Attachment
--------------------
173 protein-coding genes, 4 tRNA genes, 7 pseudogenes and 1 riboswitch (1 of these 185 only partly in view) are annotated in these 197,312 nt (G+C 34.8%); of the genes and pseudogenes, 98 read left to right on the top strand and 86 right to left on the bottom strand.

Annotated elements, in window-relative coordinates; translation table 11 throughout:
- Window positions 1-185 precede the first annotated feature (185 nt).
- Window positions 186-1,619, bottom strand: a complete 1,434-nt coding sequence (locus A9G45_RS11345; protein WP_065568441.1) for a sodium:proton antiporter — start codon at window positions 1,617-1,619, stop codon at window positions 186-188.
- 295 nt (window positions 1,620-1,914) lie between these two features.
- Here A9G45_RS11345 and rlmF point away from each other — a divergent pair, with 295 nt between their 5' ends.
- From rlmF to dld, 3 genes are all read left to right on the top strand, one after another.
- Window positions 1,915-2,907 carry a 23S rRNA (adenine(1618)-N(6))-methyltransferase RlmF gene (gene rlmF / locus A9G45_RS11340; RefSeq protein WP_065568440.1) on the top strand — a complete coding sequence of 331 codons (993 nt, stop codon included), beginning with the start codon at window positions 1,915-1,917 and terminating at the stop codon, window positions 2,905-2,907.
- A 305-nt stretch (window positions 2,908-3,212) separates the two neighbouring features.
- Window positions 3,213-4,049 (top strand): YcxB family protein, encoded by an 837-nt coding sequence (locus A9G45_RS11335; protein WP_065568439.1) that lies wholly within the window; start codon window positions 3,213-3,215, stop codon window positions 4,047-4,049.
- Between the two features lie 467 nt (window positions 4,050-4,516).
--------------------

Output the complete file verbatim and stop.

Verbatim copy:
173 protein-coding genes, 4 tRNA genes, 7 pseudogenes and 1 riboswitch (1 of these 185 only partly in view) are annotated in these 197,312 nt (G+C 34.8%); of the genes and pseudogenes, 98 read left to right on the top strand and 86 right to left on the bottom strand.

Annotated elements, in window-relative coordinates; translation table 11 throughout:
- Window positions 1-185 precede the first annotated feature (185 nt).
- Window positions 186-1,619, bottom strand: a complete 1,434-nt coding sequence (locus A9G45_RS11345; protein WP_065568441.1) for a sodium:proton antiporter — start codon at window positions 1,617-1,619, stop codon at window positions 186-188.
- 295 nt (window positions 1,620-1,914) lie between these two features.
- Here A9G45_RS11345 and rlmF point away from each other — a divergent pair, with 295 nt between their 5' ends.
- From rlmF to dld, 3 genes are all read left to right on the top strand, one after another.
- Window positions 1,915-2,907 carry a 23S rRNA (adenine(1618)-N(6))-methyltransferase RlmF gene (gene rlmF / locus A9G45_RS11340; RefSeq protein WP_065568440.1) on the top strand — a complete coding sequence of 331 codons (993 nt, stop codon included), beginning with the start codon at window positions 1,915-1,917 and terminating at the stop codon, window positions 2,905-2,907.
- A 305-nt stretch (window positions 2,908-3,212) separates the two neighbouring features.
- Window positions 3,213-4,049 (top strand): YcxB family protein, encoded by an 837-nt coding sequence (locus A9G45_RS11335; protein WP_065568439.1) that lies wholly within the window; start codon window positions 3,213-3,215, stop codon window positions 4,047-4,049.
- Between the two features lie 467 nt (window positions 4,050-4,516).